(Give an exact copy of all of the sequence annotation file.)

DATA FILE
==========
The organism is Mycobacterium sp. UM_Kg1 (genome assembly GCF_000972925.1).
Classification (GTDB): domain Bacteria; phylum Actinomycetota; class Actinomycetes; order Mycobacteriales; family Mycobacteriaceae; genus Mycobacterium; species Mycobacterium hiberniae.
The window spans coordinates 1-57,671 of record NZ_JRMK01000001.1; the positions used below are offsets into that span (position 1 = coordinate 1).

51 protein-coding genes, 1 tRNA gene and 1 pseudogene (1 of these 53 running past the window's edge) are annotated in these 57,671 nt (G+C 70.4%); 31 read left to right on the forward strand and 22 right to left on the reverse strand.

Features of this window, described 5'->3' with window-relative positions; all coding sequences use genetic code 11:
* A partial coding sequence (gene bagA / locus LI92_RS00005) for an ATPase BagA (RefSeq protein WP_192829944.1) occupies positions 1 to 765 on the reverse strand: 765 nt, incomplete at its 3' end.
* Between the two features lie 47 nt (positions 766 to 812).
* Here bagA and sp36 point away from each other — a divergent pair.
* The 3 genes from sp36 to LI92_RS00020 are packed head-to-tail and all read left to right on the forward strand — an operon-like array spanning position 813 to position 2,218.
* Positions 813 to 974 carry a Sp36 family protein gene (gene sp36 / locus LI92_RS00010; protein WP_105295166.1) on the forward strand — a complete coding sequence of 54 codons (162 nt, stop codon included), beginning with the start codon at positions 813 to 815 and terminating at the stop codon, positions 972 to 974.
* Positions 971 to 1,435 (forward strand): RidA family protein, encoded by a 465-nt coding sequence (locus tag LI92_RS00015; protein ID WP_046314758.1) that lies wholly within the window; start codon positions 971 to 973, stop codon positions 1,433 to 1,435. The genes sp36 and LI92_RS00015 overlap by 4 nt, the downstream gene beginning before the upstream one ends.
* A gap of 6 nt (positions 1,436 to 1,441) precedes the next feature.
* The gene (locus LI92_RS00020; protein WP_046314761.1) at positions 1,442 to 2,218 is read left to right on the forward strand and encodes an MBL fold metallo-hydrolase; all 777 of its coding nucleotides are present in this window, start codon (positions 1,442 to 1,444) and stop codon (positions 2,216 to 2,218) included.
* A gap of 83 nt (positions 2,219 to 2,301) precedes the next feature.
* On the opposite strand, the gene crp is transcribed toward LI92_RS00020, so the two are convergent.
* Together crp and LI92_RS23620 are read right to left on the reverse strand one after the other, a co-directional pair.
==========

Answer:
The organism is Mycobacterium sp. UM_Kg1 (genome assembly GCF_000972925.1).
Classification (GTDB): domain Bacteria; phylum Actinomycetota; class Actinomycetes; order Mycobacteriales; family Mycobacteriaceae; genus Mycobacterium; species Mycobacterium hiberniae.
The window spans coordinates 1-57,671 of record NZ_JRMK01000001.1; the positions used below are offsets into that span (position 1 = coordinate 1).

51 protein-coding genes, 1 tRNA gene and 1 pseudogene (1 of these 53 running past the window's edge) are annotated in these 57,671 nt (G+C 70.4%); 31 read left to right on the forward strand and 22 right to left on the reverse strand.

Features of this window, described 5'->3' with window-relative positions; all coding sequences use genetic code 11:
* A partial coding sequence (gene bagA / locus LI92_RS00005) for an ATPase BagA (RefSeq protein WP_192829944.1) occupies positions 1 to 765 on the reverse strand: 765 nt, incomplete at its 3' end.
* Between the two features lie 47 nt (positions 766 to 812).
* Here bagA and sp36 point away from each other — a divergent pair.
* The 3 genes from sp36 to LI92_RS00020 are packed head-to-tail and all read left to right on the forward strand — an operon-like array spanning position 813 to position 2,218.
* Positions 813 to 974 carry a Sp36 family protein gene (gene sp36 / locus LI92_RS00010; protein WP_105295166.1) on the forward strand — a complete coding sequence of 54 codons (162 nt, stop codon included), beginning with the start codon at positions 813 to 815 and terminating at the stop codon, positions 972 to 974.
* Positions 971 to 1,435 (forward strand): RidA family protein, encoded by a 465-nt coding sequence (locus tag LI92_RS00015; protein ID WP_046314758.1) that lies wholly within the window; start codon positions 971 to 973, stop codon positions 1,433 to 1,435. The genes sp36 and LI92_RS00015 overlap by 4 nt, the downstream gene beginning before the upstream one ends.
* A gap of 6 nt (positions 1,436 to 1,441) precedes the next feature.
* The gene (locus LI92_RS00020; protein WP_046314761.1) at positions 1,442 to 2,218 is read left to right on the forward strand and encodes an MBL fold metallo-hydrolase; all 777 of its coding nucleotides are present in this window, start codon (positions 1,442 to 1,444) and stop codon (positions 2,216 to 2,218) included.
* A gap of 83 nt (positions 2,219 to 2,301) precedes the next feature.
* On the opposite strand, the gene crp is transcribed toward LI92_RS00020, so the two are convergent.
* Together crp and LI92_RS23620 are read right to left on the reverse strand one after the other, a co-directional pair.